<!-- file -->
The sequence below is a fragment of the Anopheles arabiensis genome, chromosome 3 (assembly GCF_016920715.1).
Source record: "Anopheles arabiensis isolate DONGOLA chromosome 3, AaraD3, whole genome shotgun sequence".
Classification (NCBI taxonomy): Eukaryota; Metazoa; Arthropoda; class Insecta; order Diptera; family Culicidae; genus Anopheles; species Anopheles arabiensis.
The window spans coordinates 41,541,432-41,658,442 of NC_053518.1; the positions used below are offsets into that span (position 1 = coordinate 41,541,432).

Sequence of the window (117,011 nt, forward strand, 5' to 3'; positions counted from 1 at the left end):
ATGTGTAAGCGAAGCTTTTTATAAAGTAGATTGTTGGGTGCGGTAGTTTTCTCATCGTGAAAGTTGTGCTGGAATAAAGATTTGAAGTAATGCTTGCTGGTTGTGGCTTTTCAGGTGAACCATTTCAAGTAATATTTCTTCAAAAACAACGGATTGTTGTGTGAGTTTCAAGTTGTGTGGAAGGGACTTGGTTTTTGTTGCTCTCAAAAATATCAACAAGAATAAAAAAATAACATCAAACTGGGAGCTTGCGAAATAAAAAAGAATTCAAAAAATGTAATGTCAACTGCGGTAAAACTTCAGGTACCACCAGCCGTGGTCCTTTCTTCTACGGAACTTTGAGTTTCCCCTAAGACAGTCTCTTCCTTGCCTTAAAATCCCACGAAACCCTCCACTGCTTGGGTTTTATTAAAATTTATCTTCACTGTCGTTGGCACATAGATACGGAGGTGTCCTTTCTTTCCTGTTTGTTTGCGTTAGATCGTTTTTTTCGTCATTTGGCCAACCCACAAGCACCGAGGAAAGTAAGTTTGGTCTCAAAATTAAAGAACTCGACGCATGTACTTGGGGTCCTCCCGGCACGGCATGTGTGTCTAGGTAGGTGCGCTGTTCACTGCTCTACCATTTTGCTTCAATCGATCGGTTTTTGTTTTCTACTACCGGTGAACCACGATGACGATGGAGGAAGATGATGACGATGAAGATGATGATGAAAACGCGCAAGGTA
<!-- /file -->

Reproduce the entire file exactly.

The sequence below is a fragment of the Anopheles arabiensis genome, chromosome 3 (assembly GCF_016920715.1).
Source record: "Anopheles arabiensis isolate DONGOLA chromosome 3, AaraD3, whole genome shotgun sequence".
Classification (NCBI taxonomy): Eukaryota; Metazoa; Arthropoda; class Insecta; order Diptera; family Culicidae; genus Anopheles; species Anopheles arabiensis.
The window spans coordinates 41,541,432-41,658,442 of NC_053518.1; the positions used below are offsets into that span (position 1 = coordinate 41,541,432).

Sequence of the window (117,011 nt, forward strand, 5' to 3'; positions counted from 1 at the left end):
ATGTGTAAGCGAAGCTTTTTATAAAGTAGATTGTTGGGTGCGGTAGTTTTCTCATCGTGAAAGTTGTGCTGGAATAAAGATTTGAAGTAATGCTTGCTGGTTGTGGCTTTTCAGGTGAACCATTTCAAGTAATATTTCTTCAAAAACAACGGATTGTTGTGTGAGTTTCAAGTTGTGTGGAAGGGACTTGGTTTTTGTTGCTCTCAAAAATATCAACAAGAATAAAAAAATAACATCAAACTGGGAGCTTGCGAAATAAAAAAGAATTCAAAAAATGTAATGTCAACTGCGGTAAAACTTCAGGTACCACCAGCCGTGGTCCTTTCTTCTACGGAACTTTGAGTTTCCCCTAAGACAGTCTCTTCCTTGCCTTAAAATCCCACGAAACCCTCCACTGCTTGGGTTTTATTAAAATTTATCTTCACTGTCGTTGGCACATAGATACGGAGGTGTCCTTTCTTTCCTGTTTGTTTGCGTTAGATCGTTTTTTTCGTCATTTGGCCAACCCACAAGCACCGAGGAAAGTAAGTTTGGTCTCAAAATTAAAGAACTCGACGCATGTACTTGGGGTCCTCCCGGCACGGCATGTGTGTCTAGGTAGGTGCGCTGTTCACTGCTCTACCATTTTGCTTCAATCGATCGGTTTTTGTTTTCTACTACCGGTGAACCACGATGACGATGGAGGAAGATGATGACGATGAAGATGATGATGAAAACGCGCAAGGTA